Saturday, December 20, 2008

E Spiritus Unum

"You should undoubtedly bow before all views. But there is a thing called unswerving devotion to one ideal. True, you should salute everyone. But you must love one ideal with your whole soul. That is unswerving devotion." ---Ramakrishna

"They call you Christ, Vishnu, Buddha, Jehovah,

Our Lord

You are Govindam, Bismillah, Creator of All."---George Harrison

Have you ever had the experience of reading an article concerning a subject that you had first hand knowledge of and being aghast at how skewed the facts had become between the happening and the reporting? Or if some media figure dips into a realm of your expertise and reports something as the gospel that you happen to know they got completely wrong? The experience inevitably causes you to wonder, 'Gee, if they got this all wrong, how much of the other stuff are they getting wrong that you just accept as truth?'

In an earlier post I talked about the difference between fact and Truth, and the impact that a confusion of these two principles have had on modern humanity's "buy in" on certain religions. When we read stories concerning events that occurred thousands of years ago, we know that they were written themselves mostly long after the fact, mostly by people not remotely attached to the subject matter, and mostly from what one may call a political agenda. There are different levels of objective at work at all times; edification, indoctrination, etc. And yet there is often the bones of what we may believe to be the source material there, enough to gather the essential wisdom of the many prophets and pilgrims of spirituality that came before us.

When I first heard the lyric that I quoted near the top of this page in the George Harrison song "Life Itself" back in 1982 it opened my eyes to the idea that many of the world's religions were only separated by vernacular mythology, that all were paths to homage for the same Creator. They were what Joseph Campbell called the "Masks of God". And the further down the road I go the more I see that this is so, and there are many bones of the source material to be found in the works of world religion.

One of the tough things to square with this viewpoint as a Christian is Yahweh's insistence on strict adherence to shunning all other gods except Him. If there was no other lesson to be learned in the Old Testament it was that one. I know you can rationalize your way out of or into anything, but I believe since Yahweh's plan was to set aside the Hebrews as his Chosen people so that he could eventually incarnate into a man and be among his own creatures for a time in order to bring us to the next stage of spiritual evolution , it was necessary to demand this from his people. If many of the gods are different aspects of one, then no other gods are being put before the other. So, I think this can be squared .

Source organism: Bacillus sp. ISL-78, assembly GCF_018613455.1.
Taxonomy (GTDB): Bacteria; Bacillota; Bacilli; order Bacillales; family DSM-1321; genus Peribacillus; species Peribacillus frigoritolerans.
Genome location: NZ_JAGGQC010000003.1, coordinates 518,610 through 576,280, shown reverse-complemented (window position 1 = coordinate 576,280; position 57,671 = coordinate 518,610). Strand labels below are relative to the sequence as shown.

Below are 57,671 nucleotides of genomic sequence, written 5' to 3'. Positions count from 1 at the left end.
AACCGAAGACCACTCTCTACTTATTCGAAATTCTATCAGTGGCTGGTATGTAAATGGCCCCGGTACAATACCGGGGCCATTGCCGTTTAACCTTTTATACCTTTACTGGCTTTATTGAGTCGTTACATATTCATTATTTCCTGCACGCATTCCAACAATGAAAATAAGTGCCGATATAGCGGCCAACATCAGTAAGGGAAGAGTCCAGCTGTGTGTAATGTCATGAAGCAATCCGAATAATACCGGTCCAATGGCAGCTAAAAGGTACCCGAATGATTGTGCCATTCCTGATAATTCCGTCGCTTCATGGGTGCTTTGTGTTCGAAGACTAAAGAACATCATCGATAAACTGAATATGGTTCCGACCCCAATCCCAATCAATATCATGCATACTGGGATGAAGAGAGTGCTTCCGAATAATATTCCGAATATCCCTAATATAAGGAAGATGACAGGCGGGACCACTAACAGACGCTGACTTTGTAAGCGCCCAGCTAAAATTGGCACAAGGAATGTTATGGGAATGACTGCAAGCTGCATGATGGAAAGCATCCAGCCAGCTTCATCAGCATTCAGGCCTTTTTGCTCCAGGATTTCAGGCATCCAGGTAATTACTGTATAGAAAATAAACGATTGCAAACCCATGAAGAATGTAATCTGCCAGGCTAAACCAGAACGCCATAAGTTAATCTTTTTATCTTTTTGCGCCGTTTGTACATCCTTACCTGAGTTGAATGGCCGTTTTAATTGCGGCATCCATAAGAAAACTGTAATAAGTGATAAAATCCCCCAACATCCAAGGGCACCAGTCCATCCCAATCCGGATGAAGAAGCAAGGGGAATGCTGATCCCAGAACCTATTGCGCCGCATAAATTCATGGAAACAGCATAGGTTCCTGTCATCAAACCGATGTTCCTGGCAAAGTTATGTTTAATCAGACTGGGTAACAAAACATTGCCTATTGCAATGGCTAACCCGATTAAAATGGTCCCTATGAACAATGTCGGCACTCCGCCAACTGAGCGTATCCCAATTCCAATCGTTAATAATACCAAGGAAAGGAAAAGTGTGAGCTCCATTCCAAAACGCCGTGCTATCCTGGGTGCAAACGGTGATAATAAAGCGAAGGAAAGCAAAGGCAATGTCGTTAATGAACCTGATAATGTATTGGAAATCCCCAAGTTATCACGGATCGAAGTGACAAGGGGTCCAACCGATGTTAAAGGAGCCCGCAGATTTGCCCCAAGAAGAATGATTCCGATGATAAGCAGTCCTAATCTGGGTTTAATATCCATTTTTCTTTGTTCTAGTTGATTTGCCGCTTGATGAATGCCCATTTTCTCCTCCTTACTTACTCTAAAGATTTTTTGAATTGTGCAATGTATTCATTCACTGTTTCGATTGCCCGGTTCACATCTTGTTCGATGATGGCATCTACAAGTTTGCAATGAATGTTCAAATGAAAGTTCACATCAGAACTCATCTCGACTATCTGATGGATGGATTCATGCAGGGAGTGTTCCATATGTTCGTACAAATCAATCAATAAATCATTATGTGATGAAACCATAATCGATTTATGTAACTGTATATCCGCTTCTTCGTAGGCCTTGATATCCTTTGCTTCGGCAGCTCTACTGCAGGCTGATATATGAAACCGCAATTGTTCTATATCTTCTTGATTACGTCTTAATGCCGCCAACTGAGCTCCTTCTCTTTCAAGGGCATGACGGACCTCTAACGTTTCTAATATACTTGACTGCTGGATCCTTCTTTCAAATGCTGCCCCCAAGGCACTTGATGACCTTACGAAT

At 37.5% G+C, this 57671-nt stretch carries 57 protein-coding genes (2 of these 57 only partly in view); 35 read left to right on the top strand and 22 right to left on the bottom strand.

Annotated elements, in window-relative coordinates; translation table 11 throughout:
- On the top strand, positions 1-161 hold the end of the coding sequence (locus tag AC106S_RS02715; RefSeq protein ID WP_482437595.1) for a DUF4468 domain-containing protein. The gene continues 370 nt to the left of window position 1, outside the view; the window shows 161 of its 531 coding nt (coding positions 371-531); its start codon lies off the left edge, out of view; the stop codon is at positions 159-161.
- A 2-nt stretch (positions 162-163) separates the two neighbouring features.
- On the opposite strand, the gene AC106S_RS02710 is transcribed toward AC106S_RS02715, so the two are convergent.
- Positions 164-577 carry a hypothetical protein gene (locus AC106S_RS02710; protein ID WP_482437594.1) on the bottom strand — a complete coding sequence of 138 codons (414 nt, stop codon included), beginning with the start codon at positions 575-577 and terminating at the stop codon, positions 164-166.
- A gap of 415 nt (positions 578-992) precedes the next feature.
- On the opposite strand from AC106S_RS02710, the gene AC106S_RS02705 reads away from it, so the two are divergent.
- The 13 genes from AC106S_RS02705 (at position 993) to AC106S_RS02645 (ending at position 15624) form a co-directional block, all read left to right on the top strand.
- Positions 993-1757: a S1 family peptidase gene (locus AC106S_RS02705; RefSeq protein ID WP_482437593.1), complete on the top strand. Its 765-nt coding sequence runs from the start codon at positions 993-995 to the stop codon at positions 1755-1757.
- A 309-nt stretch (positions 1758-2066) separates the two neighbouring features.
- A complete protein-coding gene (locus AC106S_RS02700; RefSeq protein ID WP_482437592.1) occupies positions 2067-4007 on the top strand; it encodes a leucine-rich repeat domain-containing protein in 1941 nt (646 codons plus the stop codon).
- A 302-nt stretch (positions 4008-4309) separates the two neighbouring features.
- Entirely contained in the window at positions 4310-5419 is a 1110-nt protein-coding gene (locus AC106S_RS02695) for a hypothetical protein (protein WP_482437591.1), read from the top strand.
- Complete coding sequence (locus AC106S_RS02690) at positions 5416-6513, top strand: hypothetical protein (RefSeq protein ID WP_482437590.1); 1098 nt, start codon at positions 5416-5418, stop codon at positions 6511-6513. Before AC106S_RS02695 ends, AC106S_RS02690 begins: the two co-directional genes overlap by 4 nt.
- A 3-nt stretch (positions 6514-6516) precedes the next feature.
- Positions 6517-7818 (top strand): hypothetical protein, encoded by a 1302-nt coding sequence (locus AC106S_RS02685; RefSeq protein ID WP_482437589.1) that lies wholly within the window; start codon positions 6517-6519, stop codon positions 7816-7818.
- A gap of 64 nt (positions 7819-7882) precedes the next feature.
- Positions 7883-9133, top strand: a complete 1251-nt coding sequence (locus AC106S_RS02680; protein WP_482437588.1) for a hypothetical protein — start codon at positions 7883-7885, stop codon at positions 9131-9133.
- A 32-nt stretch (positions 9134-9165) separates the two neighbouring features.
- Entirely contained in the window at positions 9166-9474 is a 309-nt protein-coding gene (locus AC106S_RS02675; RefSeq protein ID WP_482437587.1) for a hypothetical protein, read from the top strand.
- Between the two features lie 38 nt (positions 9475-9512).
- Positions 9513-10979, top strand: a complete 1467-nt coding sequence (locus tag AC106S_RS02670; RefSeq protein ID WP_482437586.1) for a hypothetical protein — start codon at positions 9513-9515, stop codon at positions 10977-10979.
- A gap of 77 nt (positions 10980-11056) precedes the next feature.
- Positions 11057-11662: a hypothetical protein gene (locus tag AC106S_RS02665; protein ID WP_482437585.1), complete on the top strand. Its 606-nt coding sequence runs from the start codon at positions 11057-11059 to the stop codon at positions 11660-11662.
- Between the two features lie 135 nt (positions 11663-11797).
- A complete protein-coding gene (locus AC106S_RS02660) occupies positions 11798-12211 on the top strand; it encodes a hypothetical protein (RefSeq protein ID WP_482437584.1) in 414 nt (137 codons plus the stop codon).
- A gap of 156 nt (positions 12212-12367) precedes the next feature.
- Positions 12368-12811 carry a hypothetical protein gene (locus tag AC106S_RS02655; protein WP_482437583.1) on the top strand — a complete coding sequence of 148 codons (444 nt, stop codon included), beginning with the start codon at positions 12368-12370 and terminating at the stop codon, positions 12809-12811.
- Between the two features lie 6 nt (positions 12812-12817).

In future posts I will go into more detail about my thoughts on Christ. I have issues with some of the attributions concerning his birth and activities after death; but the bones of the source material, his teachings and so on, are to me the pinnacle of spiritual wisdom and a great boon to Mankind. It is in his teachings that I have placed what Ramakrishna referred to as "unswerving devotion", and though I find wisdom, joy, and enlightenment in many sources, it is to Yehushuah that I turn for ultimate spiritual guidance.

What is your source for "unswerving devotion"?


Brer said...

There is a lot in this posting to be ruminated on. I think that Jesus must be considered as a Goal as well as a Guide, and that who he was (incarnate God) and what he did (redemption) is far more important than what he taught ethically (most of which has been summed up in Natural Law and the highest traditions of other faiths and philosophies). I think that it is more accurate to speak of what happened to mankind not so much as a step in spiritual evolution as a redemption and enhanced made available to our spiritual state. But perhaps this is just an instance of terminology getting in the way of what is essentially the same idea.

Babel said...

I agree. Christ is a goal to be sure, His is an example of the best there can be. I also agree about redemption to a point; I think of it more in terms of fixing a broken spiritual element in Man, rather than a payment for Original Sin and all future sins by calling upon Him like a genie. He showed us that as fallible and imperfect as we are, there was a high point we could aspire to, and a completion of the disparate elements of our souls that we could achieve. But, again, is this just semantics?

Brer said...

The angels proclaimed at Jesus birth that "today" a Savior is born unto men; I think that, even if Herod had succeeded, that still somehow the redemption of Man would have been accomplished by Jesus' life, no matter how short. That is, again, a speculation.

Also, I believe this redemption is worked more by a simple relationship (dread word!) with God through Jesus than through following an amendement of life until you are "good enough"; the penitent thief on the cross beside him had little chance to mend his life but was promised Paradise for his moment of faith. If this sounds like a genie, hand me a lamp.